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Column: It’s okay to be conflicted on whether or not there should be college football this fall

‘Do I contradict myself? Very well then I contradict myself; (I am large, I contain multitudes.)’

COLLEGE FOOTBALL: NOV 30 Ohio State at Michigan Photo by Scott W. Grau/Icon Sportswire via Getty Images

Woo boy, today has been a roller coaster of emotions. It started with the news that the MAC has canceled fall football and intends to hold a spring season. Then we had Yahoo Sports’ Pete Thamel reporting that the Big Ten presidents were meeting on Saturday and could move to cancel the league’s recently rescheduled fall season.

We later learned that this was a meeting that had already been on the books, and was not an emergency meeting to address the prospect of canceling the season. However, shortly after Thamel’s report, the B1G itself released a statement in which it slowed down its preseason schedule, despite the fact that teams had already begun practices.

In their statement, the league office said that for the time being, all teams must remain in the “acclimatization period” of practices, which means that players can workout in helmets, but not in pads.

The B1G closed their statement with a fairly ominous reminder, the emphasis added is ine. “We understand there are many questions regarding how this impacts schedules, as well as the feasibility of proceeding forward with the season at all. As we have consistently stated, we will continue to evaluate daily, while relying on our medical experts, to make the best decisions possible for the health, safety and wellness of our student-athletes.”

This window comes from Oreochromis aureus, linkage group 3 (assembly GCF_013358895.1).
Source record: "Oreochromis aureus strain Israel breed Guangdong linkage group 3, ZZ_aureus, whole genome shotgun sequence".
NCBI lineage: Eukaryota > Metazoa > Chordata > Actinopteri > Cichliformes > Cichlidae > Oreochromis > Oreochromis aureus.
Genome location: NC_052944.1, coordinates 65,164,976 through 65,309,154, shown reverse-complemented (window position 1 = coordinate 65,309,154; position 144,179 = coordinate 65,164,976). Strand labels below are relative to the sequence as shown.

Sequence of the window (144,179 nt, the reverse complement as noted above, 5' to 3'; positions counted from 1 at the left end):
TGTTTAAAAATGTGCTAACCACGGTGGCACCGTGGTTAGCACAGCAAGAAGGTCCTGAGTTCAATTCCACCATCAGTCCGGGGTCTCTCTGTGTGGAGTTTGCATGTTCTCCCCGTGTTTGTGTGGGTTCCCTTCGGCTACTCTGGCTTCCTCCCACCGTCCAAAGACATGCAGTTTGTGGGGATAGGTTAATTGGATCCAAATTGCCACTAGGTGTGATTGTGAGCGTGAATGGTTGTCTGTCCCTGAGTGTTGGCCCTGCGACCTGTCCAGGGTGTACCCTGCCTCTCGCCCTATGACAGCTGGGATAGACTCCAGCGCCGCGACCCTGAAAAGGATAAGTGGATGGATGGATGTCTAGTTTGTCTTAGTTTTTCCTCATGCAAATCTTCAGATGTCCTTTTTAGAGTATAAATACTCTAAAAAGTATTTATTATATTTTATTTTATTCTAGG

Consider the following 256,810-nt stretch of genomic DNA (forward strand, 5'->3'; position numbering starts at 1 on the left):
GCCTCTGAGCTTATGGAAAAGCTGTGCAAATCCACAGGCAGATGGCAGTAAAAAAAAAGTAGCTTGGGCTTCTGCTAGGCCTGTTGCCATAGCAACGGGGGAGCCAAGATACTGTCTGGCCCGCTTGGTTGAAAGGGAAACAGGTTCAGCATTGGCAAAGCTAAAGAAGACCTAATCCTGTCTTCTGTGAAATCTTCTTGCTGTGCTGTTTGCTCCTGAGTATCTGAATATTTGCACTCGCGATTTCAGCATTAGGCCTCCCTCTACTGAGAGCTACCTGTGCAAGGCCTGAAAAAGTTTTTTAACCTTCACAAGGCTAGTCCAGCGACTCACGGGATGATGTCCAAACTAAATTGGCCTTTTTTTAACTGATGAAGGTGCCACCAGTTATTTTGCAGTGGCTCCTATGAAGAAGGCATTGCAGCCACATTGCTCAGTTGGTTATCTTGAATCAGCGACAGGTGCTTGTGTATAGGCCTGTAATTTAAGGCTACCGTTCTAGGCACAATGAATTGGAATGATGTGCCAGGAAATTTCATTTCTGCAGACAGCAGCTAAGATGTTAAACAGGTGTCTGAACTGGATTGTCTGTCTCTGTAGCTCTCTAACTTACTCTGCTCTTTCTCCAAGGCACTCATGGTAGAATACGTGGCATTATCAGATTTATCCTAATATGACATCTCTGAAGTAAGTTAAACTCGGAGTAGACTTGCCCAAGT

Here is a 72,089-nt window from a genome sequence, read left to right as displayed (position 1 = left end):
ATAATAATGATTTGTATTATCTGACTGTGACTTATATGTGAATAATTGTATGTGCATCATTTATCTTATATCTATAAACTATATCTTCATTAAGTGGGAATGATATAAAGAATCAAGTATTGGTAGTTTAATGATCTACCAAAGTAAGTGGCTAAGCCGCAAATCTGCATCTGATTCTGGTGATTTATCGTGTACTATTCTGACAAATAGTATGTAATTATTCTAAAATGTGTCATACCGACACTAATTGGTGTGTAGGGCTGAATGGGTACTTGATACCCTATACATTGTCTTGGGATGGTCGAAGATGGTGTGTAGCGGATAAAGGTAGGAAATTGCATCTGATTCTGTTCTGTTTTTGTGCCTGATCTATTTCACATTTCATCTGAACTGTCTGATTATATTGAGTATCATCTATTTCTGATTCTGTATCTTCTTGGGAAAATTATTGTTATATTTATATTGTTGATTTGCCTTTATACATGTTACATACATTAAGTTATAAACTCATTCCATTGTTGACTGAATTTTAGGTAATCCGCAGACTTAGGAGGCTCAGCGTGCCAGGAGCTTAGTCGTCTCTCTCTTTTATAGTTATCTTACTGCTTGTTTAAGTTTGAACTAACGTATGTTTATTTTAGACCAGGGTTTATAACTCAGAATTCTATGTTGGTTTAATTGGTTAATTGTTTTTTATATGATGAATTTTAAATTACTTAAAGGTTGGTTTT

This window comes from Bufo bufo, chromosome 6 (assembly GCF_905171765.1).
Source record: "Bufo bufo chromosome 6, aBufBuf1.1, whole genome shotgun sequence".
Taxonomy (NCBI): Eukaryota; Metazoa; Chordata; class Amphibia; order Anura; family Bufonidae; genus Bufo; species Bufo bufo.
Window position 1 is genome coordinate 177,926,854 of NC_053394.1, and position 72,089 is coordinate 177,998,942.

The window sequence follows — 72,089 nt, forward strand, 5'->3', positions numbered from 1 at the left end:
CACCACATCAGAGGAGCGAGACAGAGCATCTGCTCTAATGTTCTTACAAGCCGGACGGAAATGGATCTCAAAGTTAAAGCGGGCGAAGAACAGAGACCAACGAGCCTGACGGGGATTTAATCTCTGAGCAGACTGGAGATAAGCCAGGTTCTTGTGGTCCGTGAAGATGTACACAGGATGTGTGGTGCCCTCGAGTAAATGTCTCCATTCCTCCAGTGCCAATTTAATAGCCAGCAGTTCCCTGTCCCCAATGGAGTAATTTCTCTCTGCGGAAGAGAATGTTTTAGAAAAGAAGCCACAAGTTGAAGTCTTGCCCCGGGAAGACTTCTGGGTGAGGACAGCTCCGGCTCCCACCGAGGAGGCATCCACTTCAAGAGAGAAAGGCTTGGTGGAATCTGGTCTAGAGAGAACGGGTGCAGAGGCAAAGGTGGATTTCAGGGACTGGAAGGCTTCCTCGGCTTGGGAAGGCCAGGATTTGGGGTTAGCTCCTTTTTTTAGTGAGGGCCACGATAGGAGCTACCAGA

But that wasn’t it, as it is now being widely reported that new B1G commissioner Kevin Warren is in favor of pushing the season to the spring, a move that would essentially end Ohio State’s title chances as there would likely be a mass exodus for the NFL.

Today’s events have brought up a lot of conflicting emotions for me, which have long been bubbling just beneath the surface as I navigated the implications of this pandemic on college football, and that I have more or less been consciously ignoring.

Not only am a borderline obsessive college football fan as well as a columnist and podcaster here at LGHL, but I’m also someone who believes that we as a nation have not done nearly enough to curb the coronavirus’ spread, and generally believes that college athletes (especially in DI football) are exploited in a cartel-like money-making scheme in which the NCAA and universities generally default to doing the absolute bare-minimum for players while raking in billions of dollars for themselves.

So, I’m torn. In the words of Walt Whitman, “Do I contradict myself?/ Very well then I contradict myself.” As this pandemic has spread, I have adamantly believed that nearly everything needs to be shut down temporarily so that we could minimize the spread as most other developed nations have done; that includes schools, sports, arts (where I make most of my living), restaurants, etc. That has happened in small doses around the country, but obviously not for long enough to make the necessary difference.

So from that perspective, I should be in favor of all college sports shutting down their seasons until it is scientifically safe to resume. But part of me — perhaps my ego that is so tied to the success of my alma mater’s football team — won’t let me completely make that jump, despite the fact that my head knows that it would be the safest thing for all involved, and that my heart hurts for all of those impacted by the virus thus far.

If we were talking about professional sports, I would have a completely different opinion. As the NWSL, NBA, MLS, and NHL have proven, putting teams in a bubble and having strict testing and quarantining protocol in place actually works (so much so that I wish that our government had adopted something similar as experts were advising in February and March).